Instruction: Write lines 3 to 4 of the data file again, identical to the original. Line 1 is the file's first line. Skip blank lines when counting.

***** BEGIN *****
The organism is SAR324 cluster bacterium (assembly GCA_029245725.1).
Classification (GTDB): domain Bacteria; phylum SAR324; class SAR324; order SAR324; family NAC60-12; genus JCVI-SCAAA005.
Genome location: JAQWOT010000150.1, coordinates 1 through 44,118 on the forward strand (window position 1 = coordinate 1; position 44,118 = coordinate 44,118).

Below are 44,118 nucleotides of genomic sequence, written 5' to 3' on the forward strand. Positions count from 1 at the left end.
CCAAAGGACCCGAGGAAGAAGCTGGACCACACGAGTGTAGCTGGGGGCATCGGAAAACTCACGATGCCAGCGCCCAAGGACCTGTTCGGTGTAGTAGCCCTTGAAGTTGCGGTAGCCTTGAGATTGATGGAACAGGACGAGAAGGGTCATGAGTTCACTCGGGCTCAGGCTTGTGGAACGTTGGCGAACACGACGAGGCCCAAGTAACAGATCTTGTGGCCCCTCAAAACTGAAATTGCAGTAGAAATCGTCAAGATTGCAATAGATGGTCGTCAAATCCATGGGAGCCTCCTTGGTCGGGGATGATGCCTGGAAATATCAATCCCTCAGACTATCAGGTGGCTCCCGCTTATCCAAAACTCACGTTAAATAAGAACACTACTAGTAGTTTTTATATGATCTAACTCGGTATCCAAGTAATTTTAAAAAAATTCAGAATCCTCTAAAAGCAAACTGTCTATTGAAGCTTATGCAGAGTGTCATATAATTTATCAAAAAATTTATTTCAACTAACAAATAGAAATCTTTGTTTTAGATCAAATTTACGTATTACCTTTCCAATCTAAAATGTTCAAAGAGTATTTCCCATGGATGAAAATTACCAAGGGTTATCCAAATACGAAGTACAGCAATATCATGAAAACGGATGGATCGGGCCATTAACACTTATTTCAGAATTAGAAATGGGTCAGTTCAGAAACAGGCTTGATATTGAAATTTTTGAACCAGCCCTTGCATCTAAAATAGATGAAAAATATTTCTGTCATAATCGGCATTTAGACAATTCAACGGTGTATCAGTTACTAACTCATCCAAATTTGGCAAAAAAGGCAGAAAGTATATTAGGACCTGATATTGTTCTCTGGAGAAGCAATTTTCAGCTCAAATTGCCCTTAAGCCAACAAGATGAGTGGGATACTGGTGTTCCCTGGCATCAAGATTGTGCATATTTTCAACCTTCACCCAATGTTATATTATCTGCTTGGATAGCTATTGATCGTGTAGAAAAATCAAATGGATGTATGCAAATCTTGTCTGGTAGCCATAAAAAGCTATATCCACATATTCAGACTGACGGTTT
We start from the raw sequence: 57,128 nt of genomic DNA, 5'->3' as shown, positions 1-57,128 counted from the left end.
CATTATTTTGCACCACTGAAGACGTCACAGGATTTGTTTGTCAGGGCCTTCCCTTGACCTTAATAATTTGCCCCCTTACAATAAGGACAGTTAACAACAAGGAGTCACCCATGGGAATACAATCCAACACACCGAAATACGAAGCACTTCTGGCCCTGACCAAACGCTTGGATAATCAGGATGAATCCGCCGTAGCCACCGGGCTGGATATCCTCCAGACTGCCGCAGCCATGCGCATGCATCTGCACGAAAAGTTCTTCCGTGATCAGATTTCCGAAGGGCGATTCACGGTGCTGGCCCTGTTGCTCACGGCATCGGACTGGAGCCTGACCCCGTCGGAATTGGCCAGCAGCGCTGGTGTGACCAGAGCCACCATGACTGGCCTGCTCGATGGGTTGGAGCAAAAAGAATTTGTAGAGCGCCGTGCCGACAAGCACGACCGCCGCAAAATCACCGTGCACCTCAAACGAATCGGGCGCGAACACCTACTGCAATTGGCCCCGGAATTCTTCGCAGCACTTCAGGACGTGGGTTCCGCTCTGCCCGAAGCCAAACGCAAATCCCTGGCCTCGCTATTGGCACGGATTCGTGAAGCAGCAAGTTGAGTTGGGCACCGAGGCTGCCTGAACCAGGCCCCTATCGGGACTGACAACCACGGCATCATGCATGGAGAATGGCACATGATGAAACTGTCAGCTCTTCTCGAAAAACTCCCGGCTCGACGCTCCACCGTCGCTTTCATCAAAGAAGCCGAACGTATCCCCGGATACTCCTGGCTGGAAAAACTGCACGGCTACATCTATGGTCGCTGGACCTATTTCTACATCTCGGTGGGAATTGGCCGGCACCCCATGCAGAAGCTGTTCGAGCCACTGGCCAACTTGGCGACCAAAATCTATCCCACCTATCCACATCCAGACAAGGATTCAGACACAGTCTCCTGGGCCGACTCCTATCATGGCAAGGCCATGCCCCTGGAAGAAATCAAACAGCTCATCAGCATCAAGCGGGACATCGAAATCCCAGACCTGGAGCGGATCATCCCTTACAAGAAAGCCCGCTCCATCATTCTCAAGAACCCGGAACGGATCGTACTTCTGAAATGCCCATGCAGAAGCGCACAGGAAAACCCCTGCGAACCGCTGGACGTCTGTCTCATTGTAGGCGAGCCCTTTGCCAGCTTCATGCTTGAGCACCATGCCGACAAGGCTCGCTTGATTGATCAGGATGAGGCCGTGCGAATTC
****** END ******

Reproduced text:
Genome location: JAQWOT010000150.1, coordinates 1 through 44,118 on the forward strand (window position 1 = coordinate 1; position 44,118 = coordinate 44,118).

Below are 44,118 nucleotides of genomic sequence, written 5' to 3' on the forward strand. Positions count from 1 at the left end.